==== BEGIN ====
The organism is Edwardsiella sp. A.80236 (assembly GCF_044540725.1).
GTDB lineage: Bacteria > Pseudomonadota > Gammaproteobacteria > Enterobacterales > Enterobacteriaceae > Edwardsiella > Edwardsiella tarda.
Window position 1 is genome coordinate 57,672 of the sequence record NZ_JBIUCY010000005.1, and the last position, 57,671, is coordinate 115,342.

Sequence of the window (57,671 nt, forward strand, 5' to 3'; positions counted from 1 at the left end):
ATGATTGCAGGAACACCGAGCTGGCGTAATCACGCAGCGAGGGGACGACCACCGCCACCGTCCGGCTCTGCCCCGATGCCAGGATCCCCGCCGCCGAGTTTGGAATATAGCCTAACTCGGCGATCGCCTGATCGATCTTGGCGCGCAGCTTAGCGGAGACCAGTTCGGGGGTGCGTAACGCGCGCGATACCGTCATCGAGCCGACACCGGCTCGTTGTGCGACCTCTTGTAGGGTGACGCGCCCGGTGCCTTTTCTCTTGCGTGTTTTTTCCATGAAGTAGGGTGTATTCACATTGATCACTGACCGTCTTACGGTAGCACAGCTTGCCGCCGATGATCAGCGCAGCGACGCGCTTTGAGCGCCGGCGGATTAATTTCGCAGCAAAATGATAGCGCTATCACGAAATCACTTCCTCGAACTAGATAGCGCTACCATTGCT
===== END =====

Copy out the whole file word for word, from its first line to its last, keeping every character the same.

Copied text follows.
The organism is Edwardsiella sp. A.80236 (assembly GCF_044540725.1).
GTDB lineage: Bacteria > Pseudomonadota > Gammaproteobacteria > Enterobacterales > Enterobacteriaceae > Edwardsiella > Edwardsiella tarda.
Window position 1 is genome coordinate 57,672 of the sequence record NZ_JBIUCY010000005.1, and the last position, 57,671, is coordinate 115,342.

Sequence of the window (57,671 nt, forward strand, 5' to 3'; positions counted from 1 at the left end):
ATGATTGCAGGAACACCGAGCTGGCGTAATCACGCAGCGAGGGGACGACCACCGCCACCGTCCGGCTCTGCCCCGATGCCAGGATCCCCGCCGCCGAGTTTGGAATATAGCCTAACTCGGCGATCGCCTGATCGATCTTGGCGCGCAGCTTAGCGGAGACCAGTTCGGGGGTGCGTAACGCGCGCGATACCGTCATCGAGCCGACACCGGCTCGTTGTGCGACCTCTTGTAGGGTGACGCGCCCGGTGCCTTTTCTCTTGCGTGTTTTTTCCATGAAGTAGGGTGTATTCACATTGATCACTGACCGTCTTACGGTAGCACAGCTTGCCGCCGATGATCAGCGCAGCGACGCGCTTTGAGCGCCGGCGGATTAATTTCGCAGCAAAATGATAGCGCTATCACGAAATCACTTCCTCGAACTAGATAGCGCTACCATTGCT